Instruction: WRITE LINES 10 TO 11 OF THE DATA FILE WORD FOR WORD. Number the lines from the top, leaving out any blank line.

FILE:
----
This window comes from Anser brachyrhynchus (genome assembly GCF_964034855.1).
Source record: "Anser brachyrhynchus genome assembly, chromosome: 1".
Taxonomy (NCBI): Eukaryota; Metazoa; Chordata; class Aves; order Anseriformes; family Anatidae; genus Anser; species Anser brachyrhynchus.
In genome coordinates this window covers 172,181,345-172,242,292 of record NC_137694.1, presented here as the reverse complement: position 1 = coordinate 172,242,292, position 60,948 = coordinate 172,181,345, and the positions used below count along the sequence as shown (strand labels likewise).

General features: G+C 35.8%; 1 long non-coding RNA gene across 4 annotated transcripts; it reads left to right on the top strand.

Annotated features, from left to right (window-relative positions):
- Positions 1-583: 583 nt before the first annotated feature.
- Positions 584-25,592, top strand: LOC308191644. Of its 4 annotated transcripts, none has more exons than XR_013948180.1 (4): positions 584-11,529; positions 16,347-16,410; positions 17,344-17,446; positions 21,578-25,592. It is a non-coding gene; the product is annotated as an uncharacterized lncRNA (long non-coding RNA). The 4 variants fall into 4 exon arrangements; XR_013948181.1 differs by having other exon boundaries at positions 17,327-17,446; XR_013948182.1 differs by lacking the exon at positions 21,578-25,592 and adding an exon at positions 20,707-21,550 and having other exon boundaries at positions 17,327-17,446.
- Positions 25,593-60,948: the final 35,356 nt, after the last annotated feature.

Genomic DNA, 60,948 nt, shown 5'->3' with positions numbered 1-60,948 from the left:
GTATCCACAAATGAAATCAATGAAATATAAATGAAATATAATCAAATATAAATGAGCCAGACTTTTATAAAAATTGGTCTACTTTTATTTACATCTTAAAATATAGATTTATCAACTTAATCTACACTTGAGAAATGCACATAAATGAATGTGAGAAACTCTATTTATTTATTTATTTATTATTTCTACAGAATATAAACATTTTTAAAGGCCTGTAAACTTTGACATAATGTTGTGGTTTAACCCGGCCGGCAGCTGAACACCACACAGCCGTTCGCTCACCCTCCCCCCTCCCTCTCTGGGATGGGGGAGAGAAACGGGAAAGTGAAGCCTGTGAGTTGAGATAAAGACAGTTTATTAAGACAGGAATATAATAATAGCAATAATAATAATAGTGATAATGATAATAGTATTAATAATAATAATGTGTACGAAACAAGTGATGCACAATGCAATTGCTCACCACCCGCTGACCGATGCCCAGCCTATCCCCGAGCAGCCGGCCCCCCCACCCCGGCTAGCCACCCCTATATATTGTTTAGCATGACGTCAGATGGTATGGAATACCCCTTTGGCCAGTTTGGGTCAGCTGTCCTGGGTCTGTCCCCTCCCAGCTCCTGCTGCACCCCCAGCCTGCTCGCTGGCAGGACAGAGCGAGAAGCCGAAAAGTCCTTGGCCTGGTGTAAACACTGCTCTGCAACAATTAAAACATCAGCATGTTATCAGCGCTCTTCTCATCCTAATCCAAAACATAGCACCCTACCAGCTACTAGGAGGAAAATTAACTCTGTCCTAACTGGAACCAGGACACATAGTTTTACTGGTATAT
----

Genomic DNA, 60,948 nt, shown 5'->3' with positions numbered 1-60,948 from the left:
GTATCCACAAATGAAATCAATGAAATATAAATGAAATATAATCAAATATAAATGAGCCAGACTTTTATAAAAATTGGTCTACTTTTATTTACATCTTAAAATATAGATTTATCAACTTAATCTACACTTGAGAAATGCACATAAATGAATGTGAGAAACTCTATTTATTTATTTATTTATTATTTCTACAGAATATAAACATTTTTAAAGGCCTGTAAACTTTGACATAATGTTGTGGTTTAACCCGGCCGGCAGCTGAACACCACACAGCCGTTCGCTCACCCTCCCCCCTCCCTCTCTGGGATGGGGGAGAGAAACGGGAAAGTGAAGCCTGTGAGTTGAGATAAAGACAGTTTATTAAGACAGGAATATAATAATAGCAATAATAATAATAGTGATAATGATAATAGTATTAATAATAATAATGTGTACGAAACAAGTGATGCACAATGCAATTGCTCACCACCCGCTGACCGATGCCCAGCCTATCCCCGAGCAGCCGGCCCCCCCACCCCGGCTAGCCACCCCTATATATTGTTTAGCATGACGTCAGATGGTATGGAATACCCCTTTGGCCAGTTTGGGTCAGCTGTCCTGGGTCTGTCCCCTCCCAGCTCCTGCTGCACCCCCAGCCTGCTCGCTGGCAGGACAGAGCGAGAAGCCGAAAAGTCCTTGGCCTGGTGTAAACACTGCTCTGCAACAATTAAAACATCAGCATGTTATCAGCGCTCTTCTCATCCTAATCCAAAACATAGCACCCTACCAGCTACTAGGAGGAAAATTAACTCTGTCCTAACTGGAACCAGGACACATAGTTTTACTGGTATAT